Two friends meet again to share their last days in an old house where everything happened a long time ago. They gather a group of people, which results in a disastrous turn of events, during which reveals the deepest human depths.
"The camera strips woman right down to her skin," proclaimed the ads,"...lays bare the secrets of her mind and body!" Using outtakes from MONDO CANE as their foundation, Directors Gualtiero... See full summary »
Robert Carmichael, is a talented cello player in the town of Newhaven. He becomes associated with several other unsavory teenagers and he is soon tempted into the use of hard drugs like cocaine and ecstasy.
Stephanie de Whalley
Candide, lovelorn youth and eternal seeker from the pages of Voltaire's immortal classic novel, finds himself thrown out of an entirely comfortable castle after his affection for the ... See full summary »
A look at the careers of Gualtiero Jacopetti and Franco Prosperi who invented the mondo genre with MONDO CANE in 1962. It follows their career until their split in following the making of GOODBYE UNCLE TOM in 1971.
DECAMERONE NERO's German DVD has a Super-8mm version of "Goodbye Uncle Tom", (German audio only) as a special feature on the disc. See more »
'Questo film è un documentario. I fatti sono storicamente avvenuti ed i personaggi sono realmente esistiti.' Which translates to: 'This film is a documentary. The facts historically happened and the persons really existed.' See more »
The movie was originally released in Italy in a 123-minute version and immediately withdrawn when the directors were sued for plagiarism by writer Joseph Chamberlain Furnas. It was re-released in March 1972 in a re-cut 135-minute version under the title 'Zio Tom.' See more »
MONDO CANE and AFRICA ADDIO creators Gualtiero Jacopetti and Franco E. Prosperi take us on a journey through time, back to the mid 1800's, not too long before the civil war. The movie is styled like one of their previous documentaries, with actors talking to the camera as though being interviewed, and just about every form of human cruelty being enacted on the Africans who have been dragged overseas to become slaves.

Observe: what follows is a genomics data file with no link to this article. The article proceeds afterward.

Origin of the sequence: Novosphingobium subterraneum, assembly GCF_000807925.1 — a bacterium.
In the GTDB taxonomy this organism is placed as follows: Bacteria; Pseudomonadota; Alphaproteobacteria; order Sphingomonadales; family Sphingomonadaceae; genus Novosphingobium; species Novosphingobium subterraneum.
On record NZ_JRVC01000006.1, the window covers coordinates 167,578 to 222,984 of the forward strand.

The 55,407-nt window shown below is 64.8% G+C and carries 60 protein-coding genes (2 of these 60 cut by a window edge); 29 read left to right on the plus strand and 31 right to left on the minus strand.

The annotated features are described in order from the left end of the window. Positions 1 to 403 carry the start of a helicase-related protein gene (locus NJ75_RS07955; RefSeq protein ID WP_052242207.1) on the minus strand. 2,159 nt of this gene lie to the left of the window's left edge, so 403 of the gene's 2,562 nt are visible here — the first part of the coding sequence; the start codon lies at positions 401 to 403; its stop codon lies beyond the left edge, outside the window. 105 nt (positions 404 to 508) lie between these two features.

The movie is certainly disturbing, and it did indeed enrage me that ancestors of mine took part in this treatment of fellow human beings. But the movie lost me whenever it tried to create a parallel between the climate between blacks and whites in the 1800s and the 1960s.
Not that there weren't (and, unfortunately, still are) problems with racial tension in this country, but the movie seems to think that the average black person is still a savage at heart, just waiting for the right moment to break out an axe and slaughter the first white person he comes across. The movie climaxes with a radical black man reading The Diary of Nat Turner and imagining doing just that, including a horrific moment in which he smashes a baby's head against the wall.
To me, the movie seems to have a negative opinion of just about everyone. Obviously, due to its decidedly anti-slavery stance, the slave traders are viewed as sick, inhuman monsters with only the faintest mask of civility on the surface. But the African characters are portrayed largely as ignorant buffoons, too dim-witted to understand what's happening to them.
Later, during the modern day scenes, the sole black character is shown as having a major chip on his shoulder that has driven him nearly insane with rage, while the white people are a bunch of care-free bubble heads. Such generalizations and lack of depth or character development greatly lessens the power the movie may have had.
But, as a purely gut-busting exercise in sleaze and disgusting imagery, GOODBYE UNCLE TOM sits confidently alongside other such gross-out movies as CANNIBAL HOLOCAUST, SALO and MEN BEHIND THE SUN. Also, like those movies, GUT (hmmm, interesting abbreviation) goes so outrageously over-the-top in depicting its atrocities, most of the movie's true power is lost, and it becomes little more than a freak show.
I hesitantly recommend the movie for fans of sick cinema as a curiosity. I warn pretty much everyone else to stay far, far away.
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